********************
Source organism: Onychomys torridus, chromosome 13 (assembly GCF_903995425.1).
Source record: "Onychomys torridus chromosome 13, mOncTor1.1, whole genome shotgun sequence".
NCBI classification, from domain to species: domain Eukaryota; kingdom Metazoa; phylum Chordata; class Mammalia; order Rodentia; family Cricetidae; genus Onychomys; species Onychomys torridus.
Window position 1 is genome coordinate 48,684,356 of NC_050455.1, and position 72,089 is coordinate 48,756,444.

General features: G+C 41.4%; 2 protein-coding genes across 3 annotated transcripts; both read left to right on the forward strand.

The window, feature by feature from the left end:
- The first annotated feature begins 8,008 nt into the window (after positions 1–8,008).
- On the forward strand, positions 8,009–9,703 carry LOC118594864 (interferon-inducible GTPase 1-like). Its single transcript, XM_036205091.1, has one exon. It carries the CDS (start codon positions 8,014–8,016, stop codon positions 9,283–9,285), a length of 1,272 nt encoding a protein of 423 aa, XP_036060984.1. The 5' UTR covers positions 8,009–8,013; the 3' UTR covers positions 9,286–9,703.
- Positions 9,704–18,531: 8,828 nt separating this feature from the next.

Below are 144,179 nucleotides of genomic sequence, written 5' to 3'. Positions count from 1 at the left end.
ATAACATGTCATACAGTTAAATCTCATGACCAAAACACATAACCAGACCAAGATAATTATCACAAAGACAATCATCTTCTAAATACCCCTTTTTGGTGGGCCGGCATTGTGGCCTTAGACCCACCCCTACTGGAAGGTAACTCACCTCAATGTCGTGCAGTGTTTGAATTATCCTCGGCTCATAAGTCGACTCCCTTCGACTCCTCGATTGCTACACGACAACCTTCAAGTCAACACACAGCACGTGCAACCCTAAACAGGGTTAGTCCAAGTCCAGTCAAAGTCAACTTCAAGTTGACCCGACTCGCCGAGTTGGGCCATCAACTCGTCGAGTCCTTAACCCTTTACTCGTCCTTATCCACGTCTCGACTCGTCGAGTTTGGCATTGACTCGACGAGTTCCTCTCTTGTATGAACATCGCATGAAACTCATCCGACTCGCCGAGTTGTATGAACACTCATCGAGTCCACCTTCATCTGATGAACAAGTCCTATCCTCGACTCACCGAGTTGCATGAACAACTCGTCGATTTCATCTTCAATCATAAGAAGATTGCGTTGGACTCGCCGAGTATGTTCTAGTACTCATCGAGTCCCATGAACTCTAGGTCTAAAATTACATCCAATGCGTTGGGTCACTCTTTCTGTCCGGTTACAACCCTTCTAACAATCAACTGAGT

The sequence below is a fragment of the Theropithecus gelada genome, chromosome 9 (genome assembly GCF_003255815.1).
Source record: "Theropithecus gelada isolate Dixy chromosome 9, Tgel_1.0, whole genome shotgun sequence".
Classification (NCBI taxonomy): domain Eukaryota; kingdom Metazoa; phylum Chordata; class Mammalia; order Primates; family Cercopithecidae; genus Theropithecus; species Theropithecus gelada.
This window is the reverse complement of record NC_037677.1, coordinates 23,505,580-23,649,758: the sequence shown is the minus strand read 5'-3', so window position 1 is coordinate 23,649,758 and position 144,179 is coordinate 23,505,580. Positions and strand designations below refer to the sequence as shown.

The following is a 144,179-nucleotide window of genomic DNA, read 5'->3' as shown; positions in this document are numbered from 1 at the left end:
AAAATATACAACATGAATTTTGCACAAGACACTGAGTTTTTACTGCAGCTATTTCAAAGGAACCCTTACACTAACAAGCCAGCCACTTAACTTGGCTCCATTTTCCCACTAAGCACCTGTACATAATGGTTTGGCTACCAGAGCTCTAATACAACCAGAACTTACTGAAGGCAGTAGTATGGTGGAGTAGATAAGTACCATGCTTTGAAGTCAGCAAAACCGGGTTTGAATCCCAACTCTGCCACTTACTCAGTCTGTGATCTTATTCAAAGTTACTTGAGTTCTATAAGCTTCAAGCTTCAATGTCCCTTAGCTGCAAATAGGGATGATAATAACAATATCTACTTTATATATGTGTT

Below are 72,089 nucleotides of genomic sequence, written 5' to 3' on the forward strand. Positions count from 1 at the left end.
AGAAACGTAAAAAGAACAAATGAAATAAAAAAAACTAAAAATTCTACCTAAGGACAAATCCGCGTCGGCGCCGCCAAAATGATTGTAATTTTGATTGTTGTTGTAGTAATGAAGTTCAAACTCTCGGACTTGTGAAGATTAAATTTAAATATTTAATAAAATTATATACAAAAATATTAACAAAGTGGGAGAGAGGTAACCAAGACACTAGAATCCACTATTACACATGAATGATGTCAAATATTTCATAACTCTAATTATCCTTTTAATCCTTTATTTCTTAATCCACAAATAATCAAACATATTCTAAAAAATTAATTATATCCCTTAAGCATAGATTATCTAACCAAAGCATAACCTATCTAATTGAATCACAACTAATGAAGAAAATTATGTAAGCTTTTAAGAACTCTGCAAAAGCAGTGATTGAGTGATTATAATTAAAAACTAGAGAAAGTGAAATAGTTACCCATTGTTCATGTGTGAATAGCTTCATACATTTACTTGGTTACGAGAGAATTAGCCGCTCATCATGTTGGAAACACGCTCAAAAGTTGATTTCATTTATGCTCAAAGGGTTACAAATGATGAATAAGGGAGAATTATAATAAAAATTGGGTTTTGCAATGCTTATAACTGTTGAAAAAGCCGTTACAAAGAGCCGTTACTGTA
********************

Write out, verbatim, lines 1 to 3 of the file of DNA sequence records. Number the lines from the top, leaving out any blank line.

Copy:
Source organism: Onychomys torridus, chromosome 13 (assembly GCF_903995425.1).
Source record: "Onychomys torridus chromosome 13, mOncTor1.1, whole genome shotgun sequence".
NCBI classification, from domain to species: domain Eukaryota; kingdom Metazoa; phylum Chordata; class Mammalia; order Rodentia; family Cricetidae; genus Onychomys; species Onychomys torridus.